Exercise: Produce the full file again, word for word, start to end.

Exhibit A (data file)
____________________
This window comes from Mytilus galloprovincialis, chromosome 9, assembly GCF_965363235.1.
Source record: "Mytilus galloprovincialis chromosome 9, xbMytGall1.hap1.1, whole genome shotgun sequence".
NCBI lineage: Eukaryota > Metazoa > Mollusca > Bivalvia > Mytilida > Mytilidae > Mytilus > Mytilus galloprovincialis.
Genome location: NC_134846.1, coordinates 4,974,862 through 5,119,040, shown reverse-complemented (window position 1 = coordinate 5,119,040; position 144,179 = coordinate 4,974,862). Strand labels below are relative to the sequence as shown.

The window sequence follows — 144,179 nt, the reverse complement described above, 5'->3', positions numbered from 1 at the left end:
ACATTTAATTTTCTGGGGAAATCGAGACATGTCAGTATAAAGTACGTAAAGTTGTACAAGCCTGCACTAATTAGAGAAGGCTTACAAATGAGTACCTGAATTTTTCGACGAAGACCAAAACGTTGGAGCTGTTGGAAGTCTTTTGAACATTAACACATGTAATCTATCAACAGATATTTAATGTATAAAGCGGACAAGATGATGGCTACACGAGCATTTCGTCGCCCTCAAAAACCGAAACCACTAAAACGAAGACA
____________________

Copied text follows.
This window comes from Mytilus galloprovincialis, chromosome 9, assembly GCF_965363235.1.
Source record: "Mytilus galloprovincialis chromosome 9, xbMytGall1.hap1.1, whole genome shotgun sequence".
NCBI lineage: Eukaryota > Metazoa > Mollusca > Bivalvia > Mytilida > Mytilidae > Mytilus > Mytilus galloprovincialis.
Genome location: NC_134846.1, coordinates 4,974,862 through 5,119,040, shown reverse-complemented (window position 1 = coordinate 5,119,040; position 144,179 = coordinate 4,974,862). Strand labels below are relative to the sequence as shown.

The window sequence follows — 144,179 nt, the reverse complement described above, 5'->3', positions numbered from 1 at the left end:
ACATTTAATTTTCTGGGGAAATCGAGACATGTCAGTATAAAGTACGTAAAGTTGTACAAGCCTGCACTAATTAGAGAAGGCTTACAAATGAGTACCTGAATTTTTCGACGAAGACCAAAACGTTGGAGCTGTTGGAAGTCTTTTGAACATTAACACATGTAATCTATCAACAGATATTTAATGTATAAAGCGGACAAGATGATGGCTACACGAGCATTTCGTCGCCCTCAAAAACCGAAACCACTAAAACGAAGACA